STANDARD LIFE IS cutting about 100 Edinburgh-based jobs linked to its direct sales force, even as it pays out big bonuses and awards pay rises to senior executives, writes The Scotsman.
Staff are expected to be briefed on the plans by 10AM this morning.
The scene is set for protests from what are usually loyal staff who are already under pressure because of the previously announced strategic review of the company, which could result in thousands of job losses out of the 12,000 strong global workforce, the paper adds.
The company’s 2.4 million with profits policyholders are also likely to be angered by the bigger executive pay deals and job losses.
Nathan Parnaby, sales director, confirmed to The Scotsman last night that the direct sales force will not be abandoned altogether, as Prudential and Pearl have done in recent years, but the company is looking to cut costs in this area of the business, which employs some 700 staff.
Standard Life employs about 8,500 staff throughout Edinburgh, The Scotsman says.
A MERGER BETWEEN the Inland Revenue and HM Customs & Excise is likely to be announced in the upcoming Budget on 17 March, and will also come with promises to create a one-stop-shop for tax administration, the FT writes.
Such a move would be extremely difficult to carry off, but it is thought a review by permanent secretary to the Treasury Gus O’Donnell has concluded that this would be of benefit, particularly to smaller companies and sole traders.
Business groups such as the British Chambers of Commerce have reacted favourably to the proposals, the FT says.
It would also enable the government to collect billions more in tax revenues, which currently go missing because of inefficiencies in the current tax collection system.
TAX ISSUES OF another kind are reported in The Daily Telegraph, which writes that The Samaritans have been called in to help stressed Inland Revenue staff who have been left floundering after dealing with irate calls from taxpayers.
”The charity, vastly experienced in helping people who are depressed or on the verge of suicide, has been hired to train around 2,000 Revenue staff who take calls from the public,” the Telegraph writes.
The deal will cost the Revenue, i.e., the taxpayer, at least £1,500 per day for the service, the paper adds.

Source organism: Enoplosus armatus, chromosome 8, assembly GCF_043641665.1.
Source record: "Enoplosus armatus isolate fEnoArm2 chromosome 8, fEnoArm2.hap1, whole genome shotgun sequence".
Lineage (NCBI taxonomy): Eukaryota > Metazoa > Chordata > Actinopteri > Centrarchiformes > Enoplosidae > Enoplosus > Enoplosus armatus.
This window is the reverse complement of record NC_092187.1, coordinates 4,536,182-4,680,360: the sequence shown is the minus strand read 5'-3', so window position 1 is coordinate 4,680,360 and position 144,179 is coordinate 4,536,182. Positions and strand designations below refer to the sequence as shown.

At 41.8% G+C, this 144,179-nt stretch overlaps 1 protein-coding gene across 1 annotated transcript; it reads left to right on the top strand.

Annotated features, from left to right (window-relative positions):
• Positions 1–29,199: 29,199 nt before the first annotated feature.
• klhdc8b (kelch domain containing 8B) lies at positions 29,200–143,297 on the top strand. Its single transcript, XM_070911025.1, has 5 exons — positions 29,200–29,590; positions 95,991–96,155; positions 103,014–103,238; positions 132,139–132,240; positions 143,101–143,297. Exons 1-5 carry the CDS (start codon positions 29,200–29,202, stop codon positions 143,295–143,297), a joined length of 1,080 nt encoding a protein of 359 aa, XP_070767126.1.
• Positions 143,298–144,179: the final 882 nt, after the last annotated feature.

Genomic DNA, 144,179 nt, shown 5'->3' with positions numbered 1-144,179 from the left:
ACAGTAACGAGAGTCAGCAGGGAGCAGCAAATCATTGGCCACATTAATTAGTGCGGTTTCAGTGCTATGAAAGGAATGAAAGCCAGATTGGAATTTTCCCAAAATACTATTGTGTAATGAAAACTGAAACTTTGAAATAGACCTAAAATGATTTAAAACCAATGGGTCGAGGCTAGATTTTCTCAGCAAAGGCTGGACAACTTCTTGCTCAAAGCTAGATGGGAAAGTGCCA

BETTING ON when the next increase in interest rates will take place is hedging towards no increase this time round when the Monetary Policy Committee meets today, the Telegraph writes.
Yesterday’s Halifax house price inflation figures is sure to lend weight to those Committee members who want to raise rates for a second time this year, but countering that is evidence inflation as per the consumer price index is holding below the Bank of England’s 2% target.
The announcement from the MPC should come by midday.
FRIENDS PROVIDENT’S results yesterday revealed another cautious outlook for life companies, the FT writes.
It quotes chief executive Keith Stachell as saying: "There is a lack of clarity about what’s going to happen this year."
Analysts were of mixed feelings about the company’s attempts to reveal more information about its realistic reporting figures than competitors, but some said the added openness on the figures was irrelevant because there was nothing to compare them with.
FP did please by reporting a turnaround from a pre-tax loss to pre-tax profit, but suffered from the fact its operating profit fell last year as investment returns dropped.
TROUBLE IN THE MAGIC Kingdom forced Disney chairman and chief executive officer Michael Eisner saw more than 40% of shareholders, including some of the biggest US pension funds, vote against his re-election bid at the company’s annual general meeting yesterday.
Instead, it looks as if the man who led Disney since the mid-1980s will be forced out after failing to stem a share price slide and falling revenues despite overseeing one of the biggest entertainment empires in the world, The Times writes.
Eisner’s departure may make it easier for US cable television company Comcast to push through a hostile bid worth about $60bn.
THE FALL FROM grace of a top boss has been echoed here in with the similar news that Shell’s chairman Philip Watts is to go as part of the fallout from the company’ shock announcement earlier this year that it had overstated proven oil reserves.
Instead the company has installed Jeroen van der Veer, president of Royal Dutch Petroleum, which effectively controls Shell Transport and Trading through its 60% stake in Royal Dutch/Shell, The Scotsman reports.IFAonline
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